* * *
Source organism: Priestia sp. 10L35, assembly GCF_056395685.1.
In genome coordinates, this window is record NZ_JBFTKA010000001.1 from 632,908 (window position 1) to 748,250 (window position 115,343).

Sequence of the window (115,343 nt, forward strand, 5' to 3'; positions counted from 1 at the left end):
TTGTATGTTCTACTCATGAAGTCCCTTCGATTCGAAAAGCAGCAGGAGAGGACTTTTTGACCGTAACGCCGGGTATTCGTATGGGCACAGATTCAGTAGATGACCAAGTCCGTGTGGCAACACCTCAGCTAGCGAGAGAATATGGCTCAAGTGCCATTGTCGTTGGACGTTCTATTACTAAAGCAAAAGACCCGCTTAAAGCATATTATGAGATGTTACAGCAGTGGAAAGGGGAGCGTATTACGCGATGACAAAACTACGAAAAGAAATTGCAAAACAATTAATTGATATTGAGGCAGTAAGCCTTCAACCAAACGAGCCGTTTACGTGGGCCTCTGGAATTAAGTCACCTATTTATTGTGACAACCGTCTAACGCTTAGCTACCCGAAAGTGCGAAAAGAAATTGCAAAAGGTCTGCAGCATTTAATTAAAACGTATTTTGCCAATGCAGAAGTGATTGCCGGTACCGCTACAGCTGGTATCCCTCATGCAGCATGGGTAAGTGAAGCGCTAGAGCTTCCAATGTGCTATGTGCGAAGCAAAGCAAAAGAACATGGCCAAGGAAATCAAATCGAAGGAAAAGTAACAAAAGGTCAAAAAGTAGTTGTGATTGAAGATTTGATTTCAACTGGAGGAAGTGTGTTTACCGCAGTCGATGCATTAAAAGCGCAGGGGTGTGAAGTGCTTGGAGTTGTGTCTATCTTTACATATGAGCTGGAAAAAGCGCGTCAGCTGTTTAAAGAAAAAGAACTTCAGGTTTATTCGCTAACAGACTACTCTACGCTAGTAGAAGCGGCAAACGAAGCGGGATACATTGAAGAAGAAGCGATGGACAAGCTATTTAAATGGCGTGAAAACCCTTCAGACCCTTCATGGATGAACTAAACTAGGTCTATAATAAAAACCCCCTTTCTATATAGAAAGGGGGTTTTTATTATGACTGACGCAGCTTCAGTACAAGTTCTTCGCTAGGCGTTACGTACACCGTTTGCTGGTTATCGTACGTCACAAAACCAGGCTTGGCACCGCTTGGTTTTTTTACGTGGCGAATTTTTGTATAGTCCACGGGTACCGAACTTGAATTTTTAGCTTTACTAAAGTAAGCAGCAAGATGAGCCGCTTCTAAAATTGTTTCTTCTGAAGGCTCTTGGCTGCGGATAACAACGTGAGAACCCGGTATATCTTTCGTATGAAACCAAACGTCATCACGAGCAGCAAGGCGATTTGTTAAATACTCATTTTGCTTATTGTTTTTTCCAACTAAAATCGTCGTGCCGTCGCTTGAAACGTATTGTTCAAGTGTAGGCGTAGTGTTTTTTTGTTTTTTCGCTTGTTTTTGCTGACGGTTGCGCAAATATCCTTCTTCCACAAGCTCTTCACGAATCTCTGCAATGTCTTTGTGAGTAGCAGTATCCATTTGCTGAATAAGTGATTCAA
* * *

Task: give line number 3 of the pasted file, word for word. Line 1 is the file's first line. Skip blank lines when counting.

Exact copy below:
Sequence of the window (115,343 nt, forward strand, 5' to 3'; positions counted from 1 at the left end):